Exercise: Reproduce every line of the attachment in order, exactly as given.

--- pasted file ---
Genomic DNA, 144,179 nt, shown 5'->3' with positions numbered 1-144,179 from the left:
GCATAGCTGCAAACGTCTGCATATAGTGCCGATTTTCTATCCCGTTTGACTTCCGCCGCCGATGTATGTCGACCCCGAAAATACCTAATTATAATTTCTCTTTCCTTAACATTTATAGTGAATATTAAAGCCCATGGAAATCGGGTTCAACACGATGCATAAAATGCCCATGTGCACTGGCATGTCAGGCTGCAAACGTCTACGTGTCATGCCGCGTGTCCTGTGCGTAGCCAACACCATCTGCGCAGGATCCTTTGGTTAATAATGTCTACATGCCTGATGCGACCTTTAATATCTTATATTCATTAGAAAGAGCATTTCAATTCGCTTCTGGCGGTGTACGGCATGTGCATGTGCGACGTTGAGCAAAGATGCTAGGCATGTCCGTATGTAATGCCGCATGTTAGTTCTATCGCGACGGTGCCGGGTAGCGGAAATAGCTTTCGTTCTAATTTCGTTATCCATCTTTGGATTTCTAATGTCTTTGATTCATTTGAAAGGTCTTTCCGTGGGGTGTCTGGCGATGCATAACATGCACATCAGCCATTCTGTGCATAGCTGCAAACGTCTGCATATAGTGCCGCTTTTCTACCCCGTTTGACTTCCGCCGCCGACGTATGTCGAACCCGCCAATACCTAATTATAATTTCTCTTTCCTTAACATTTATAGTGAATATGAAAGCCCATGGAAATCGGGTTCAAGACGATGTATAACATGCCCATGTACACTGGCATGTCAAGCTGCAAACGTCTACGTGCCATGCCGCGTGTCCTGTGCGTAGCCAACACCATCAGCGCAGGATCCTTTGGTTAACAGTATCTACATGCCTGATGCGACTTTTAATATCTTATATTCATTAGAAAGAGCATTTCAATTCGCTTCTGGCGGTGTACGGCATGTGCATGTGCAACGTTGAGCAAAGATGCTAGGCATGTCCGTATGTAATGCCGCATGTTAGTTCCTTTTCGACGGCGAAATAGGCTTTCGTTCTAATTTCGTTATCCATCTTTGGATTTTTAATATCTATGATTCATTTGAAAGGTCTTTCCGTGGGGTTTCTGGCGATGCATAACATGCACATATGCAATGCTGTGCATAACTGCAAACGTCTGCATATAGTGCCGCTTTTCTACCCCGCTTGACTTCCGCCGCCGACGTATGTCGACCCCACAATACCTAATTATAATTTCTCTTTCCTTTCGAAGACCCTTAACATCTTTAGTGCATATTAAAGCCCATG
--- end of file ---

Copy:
Genomic DNA, 144,179 nt, shown 5'->3' with positions numbered 1-144,179 from the left:
GCATAGCTGCAAACGTCTGCATATAGTGCCGATTTTCTATCCCGTTTGACTTCCGCCGCCGATGTATGTCGACCCCGAAAATACCTAATTATAATTTCTCTTTCCTTAACATTTATAGTGAATATTAAAGCCCATGGAAATCGGGTTCAACACGATGCATAAAATGCCCATGTGCACTGGCATGTCAGGCTGCAAACGTCTACGTGTCATGCCGCGTGTCCTGTGCGTAGCCAACACCATCTGCGCAGGATCCTTTGGTTAATAATGTCTACATGCCTGATGCGACCTTTAATATCTTATATTCATTAGAAAGAGCATTTCAATTCGCTTCTGGCGGTGTACGGCATGTGCATGTGCGACGTTGAGCAAAGATGCTAGGCATGTCCGTATGTAATGCCGCATGTTAGTTCTATCGCGACGGTGCCGGGTAGCGGAAATAGCTTTCGTTCTAATTTCGTTATCCATCTTTGGATTTCTAATGTCTTTGATTCATTTGAAAGGTCTTTCCGTGGGGTGTCTGGCGATGCATAACATGCACATCAGCCATTCTGTGCATAGCTGCAAACGTCTGCATATAGTGCCGCTTTTCTACCCCGTTTGACTTCCGCCGCCGACGTATGTCGAACCCGCCAATACCTAATTATAATTTCTCTTTCCTTAACATTTATAGTGAATATGAAAGCCCATGGAAATCGGGTTCAAGACGATGTATAACATGCCCATGTACACTGGCATGTCAAGCTGCAAACGTCTACGTGCCATGCCGCGTGTCCTGTGCGTAGCCAACACCATCAGCGCAGGATCCTTTGGTTAACAGTATCTACATGCCTGATGCGACTTTTAATATCTTATATTCATTAGAAAGAGCATTTCAATTCGCTTCTGGCGGTGTACGGCATGTGCATGTGCAACGTTGAGCAAAGATGCTAGGCATGTCCGTATGTAATGCCGCATGTTAGTTCCTTTTCGACGGCGAAATAGGCTTTCGTTCTAATTTCGTTATCCATCTTTGGATTTTTAATATCTATGATTCATTTGAAAGGTCTTTCCGTGGGGTTTCTGGCGATGCATAACATGCACATATGCAATGCTGTGCATAACTGCAAACGTCTGCATATAGTGCCGCTTTTCTACCCCGCTTGACTTCCGCCGCCGACGTATGTCGACCCCACAATACCTAATTATAATTTCTCTTTCCTTTCGAAGACCCTTAACATCTTTAGTGCATATTAAAGCCCATG